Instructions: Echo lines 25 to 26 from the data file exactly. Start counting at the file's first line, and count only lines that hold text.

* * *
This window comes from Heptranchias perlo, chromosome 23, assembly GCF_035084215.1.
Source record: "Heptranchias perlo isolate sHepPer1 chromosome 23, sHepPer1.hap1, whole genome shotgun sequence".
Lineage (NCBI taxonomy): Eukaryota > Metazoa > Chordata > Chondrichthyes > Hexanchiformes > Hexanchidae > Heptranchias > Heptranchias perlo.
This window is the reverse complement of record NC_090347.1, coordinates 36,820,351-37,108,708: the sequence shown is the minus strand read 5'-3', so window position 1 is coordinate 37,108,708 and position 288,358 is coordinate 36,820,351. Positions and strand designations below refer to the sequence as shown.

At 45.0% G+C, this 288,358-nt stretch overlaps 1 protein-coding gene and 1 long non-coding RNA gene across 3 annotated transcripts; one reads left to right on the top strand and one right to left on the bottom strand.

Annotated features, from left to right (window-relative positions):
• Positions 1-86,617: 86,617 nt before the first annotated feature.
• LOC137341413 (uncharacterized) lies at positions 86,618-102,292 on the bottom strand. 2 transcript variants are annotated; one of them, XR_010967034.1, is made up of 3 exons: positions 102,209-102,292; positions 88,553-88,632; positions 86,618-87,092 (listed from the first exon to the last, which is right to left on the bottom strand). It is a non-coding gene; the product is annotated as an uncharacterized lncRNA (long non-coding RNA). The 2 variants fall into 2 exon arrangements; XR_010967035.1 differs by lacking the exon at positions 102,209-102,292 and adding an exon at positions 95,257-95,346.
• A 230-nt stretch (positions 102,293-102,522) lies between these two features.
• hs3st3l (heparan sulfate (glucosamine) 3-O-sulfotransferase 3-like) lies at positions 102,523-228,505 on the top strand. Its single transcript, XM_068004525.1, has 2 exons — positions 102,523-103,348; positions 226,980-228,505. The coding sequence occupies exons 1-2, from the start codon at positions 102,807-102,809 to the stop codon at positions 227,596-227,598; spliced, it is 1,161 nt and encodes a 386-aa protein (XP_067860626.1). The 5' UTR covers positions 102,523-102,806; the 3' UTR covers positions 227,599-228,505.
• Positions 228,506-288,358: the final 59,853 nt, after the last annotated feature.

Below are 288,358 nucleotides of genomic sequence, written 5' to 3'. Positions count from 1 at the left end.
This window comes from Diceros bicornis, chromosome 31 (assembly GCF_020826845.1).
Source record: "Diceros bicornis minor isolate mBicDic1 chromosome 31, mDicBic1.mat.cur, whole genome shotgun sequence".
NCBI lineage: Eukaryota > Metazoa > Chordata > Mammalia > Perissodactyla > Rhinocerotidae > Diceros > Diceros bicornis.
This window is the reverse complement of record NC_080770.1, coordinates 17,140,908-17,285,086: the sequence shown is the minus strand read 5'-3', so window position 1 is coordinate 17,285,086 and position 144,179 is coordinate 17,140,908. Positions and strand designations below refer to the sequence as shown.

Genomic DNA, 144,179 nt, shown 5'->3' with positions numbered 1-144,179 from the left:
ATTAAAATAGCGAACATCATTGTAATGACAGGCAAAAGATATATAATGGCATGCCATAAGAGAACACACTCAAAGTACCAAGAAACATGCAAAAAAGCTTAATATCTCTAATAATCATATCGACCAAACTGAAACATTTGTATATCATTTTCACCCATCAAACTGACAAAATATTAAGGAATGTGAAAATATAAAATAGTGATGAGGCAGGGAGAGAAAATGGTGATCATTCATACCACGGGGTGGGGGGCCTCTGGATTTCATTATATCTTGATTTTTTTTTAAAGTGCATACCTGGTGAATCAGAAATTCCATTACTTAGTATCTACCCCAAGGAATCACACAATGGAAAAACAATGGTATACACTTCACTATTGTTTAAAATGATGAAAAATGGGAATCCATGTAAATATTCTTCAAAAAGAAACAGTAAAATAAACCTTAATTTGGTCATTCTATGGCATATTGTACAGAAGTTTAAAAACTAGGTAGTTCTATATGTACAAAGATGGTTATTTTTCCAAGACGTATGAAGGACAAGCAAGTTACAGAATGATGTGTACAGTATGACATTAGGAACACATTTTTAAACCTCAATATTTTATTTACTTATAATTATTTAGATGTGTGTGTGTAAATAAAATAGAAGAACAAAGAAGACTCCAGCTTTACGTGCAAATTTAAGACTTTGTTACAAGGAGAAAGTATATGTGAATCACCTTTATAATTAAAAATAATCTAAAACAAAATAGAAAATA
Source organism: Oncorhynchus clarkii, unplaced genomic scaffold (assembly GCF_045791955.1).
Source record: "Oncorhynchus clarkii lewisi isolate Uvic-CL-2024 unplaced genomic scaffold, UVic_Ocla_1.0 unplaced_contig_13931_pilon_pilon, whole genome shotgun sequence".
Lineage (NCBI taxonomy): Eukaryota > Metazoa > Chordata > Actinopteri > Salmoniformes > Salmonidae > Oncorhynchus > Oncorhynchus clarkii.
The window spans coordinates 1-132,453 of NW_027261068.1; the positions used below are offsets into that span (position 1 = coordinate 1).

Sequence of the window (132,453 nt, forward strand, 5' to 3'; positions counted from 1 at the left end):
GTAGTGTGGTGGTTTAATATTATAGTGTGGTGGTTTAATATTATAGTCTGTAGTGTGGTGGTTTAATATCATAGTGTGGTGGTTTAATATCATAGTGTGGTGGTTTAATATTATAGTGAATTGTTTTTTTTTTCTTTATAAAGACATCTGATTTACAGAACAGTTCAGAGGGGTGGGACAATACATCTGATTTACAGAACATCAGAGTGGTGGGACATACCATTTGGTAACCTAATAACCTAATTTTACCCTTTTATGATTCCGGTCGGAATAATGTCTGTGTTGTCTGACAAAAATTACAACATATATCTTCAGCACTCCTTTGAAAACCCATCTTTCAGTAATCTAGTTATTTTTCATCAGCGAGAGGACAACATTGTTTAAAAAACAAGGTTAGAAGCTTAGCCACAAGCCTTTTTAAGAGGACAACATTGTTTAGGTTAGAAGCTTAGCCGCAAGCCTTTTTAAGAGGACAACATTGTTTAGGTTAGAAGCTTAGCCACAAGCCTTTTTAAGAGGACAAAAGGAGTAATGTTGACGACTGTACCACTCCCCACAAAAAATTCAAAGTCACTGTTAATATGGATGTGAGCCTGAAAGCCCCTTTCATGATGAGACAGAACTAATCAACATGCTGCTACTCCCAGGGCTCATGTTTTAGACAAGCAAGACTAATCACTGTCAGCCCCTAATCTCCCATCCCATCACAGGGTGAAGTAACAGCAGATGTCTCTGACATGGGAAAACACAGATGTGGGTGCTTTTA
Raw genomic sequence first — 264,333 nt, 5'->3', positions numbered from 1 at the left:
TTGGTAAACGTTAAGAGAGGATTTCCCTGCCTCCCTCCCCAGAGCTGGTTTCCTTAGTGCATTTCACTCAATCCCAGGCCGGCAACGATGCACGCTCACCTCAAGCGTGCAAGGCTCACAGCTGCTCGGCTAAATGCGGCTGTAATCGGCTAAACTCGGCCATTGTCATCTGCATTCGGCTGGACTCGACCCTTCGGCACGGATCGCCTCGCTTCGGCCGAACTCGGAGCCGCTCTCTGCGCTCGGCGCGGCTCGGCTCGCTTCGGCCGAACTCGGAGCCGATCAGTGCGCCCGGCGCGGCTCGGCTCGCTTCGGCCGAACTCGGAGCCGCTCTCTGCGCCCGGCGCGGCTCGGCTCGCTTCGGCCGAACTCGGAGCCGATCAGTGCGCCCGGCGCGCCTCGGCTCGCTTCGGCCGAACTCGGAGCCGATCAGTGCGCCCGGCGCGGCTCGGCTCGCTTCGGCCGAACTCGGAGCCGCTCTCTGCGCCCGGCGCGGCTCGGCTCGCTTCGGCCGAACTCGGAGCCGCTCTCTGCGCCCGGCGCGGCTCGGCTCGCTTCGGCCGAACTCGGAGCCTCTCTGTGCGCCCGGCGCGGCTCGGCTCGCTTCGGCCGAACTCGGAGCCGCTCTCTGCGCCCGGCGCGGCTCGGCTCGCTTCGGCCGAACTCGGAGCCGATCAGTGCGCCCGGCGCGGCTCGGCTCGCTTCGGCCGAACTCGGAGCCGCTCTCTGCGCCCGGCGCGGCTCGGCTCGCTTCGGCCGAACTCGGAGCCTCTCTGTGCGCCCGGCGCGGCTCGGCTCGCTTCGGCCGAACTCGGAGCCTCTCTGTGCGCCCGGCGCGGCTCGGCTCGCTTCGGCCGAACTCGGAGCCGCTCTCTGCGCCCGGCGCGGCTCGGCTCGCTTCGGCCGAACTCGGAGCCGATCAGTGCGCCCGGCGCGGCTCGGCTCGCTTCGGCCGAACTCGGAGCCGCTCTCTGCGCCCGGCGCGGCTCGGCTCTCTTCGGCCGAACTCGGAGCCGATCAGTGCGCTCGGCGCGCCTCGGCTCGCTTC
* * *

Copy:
Raw genomic sequence first — 264,333 nt, 5'->3', positions numbered from 1 at the left:
TTGGTAAACGTTAAGAGAGGATTTCCCTGCCTCCCTCCCCAGAGCTGGTTTCCTTAGTGCATTTCACTCAATCCCAGGCCGGCAACGATGCACGCTCACCTCAAGCGTGCAAGGCTCACAGCTGCTCGGCTAAATGCGGCTGTAATCGGCTAAACTCGGCCATTGTCATCTGCATTCGGCTGGACTCGACCCTTCGGCACGGATCGCCTCGCTTCGGCCGAACTCGGAGCCGCTCTCTGCGCTCGGCGCGGCTCGGCTCGCTTCGGCCGAACTCGGAGCCGATCAGTGCGCCCGGCGCGGCTCGGCTCGCTTCGGCCGAACTCGGAGCCGCTCTCTGCGCCCGGCGCGGCTCGGCTCGCTTCGGCCGAACTCGGAGCCGATCAGTGCGCCCGGCGCGCCTCGGCTCGCTTCGGCCGAACTCGGAGCCGATCAGTGCGCCCGGCGCGGCTCGGCTCGCTTCGGCCGAACTCGGAGCCGCTCTCTGCGCCCGGCGCGGCTCGGCTCGCTTCGGCCGAACTCGGAGCCGCTCTCTGCGCCCGGCGCGGCTCGGCTCGCTTCGGCCGAACTCGGAGCCTCTCTGTGCGCCCGGCGCGGCTCGGCTCGCTTCGGCCGAACTCGGAGCCGCTCTCTGCGCCCGGCGCGGCTCGGCTCGCTTCGGCCGAACTCGGAGCCGATCAGTGCGCCCGGCGCGGCTCGGCTCGCTTCGGCCGAACTCGGAGCCGCTCTCTGCGCCCGGCGCGGCTCGGCTCGCTTCGGCCGAACTCGGAGCCTCTCTGTGCGCCCGGCGCGGCTCGGCTCGCTTCGGCCGAACTCGGAGCCTCTCTGTGCGCCCGGCGCGGCTCGGCTCGCTTCGGCCGAACTCGGAGCCGCTCTCTGCGCCCGGCGCGGCTCGGCTCGCTTCGGCCGAACTCGGAGCCGATCAGTGCGCCCGGCGCGGCTCGGCTCGCTTCGGCCGAACTCGGAGCCGCTCTCTGCGCCCGGCGCGGCTCGGCTCTCTTCGGCCGAACTCGGAGCCGATCAGTGCGCTCGGCGCGCCTCGGCTCGCTTC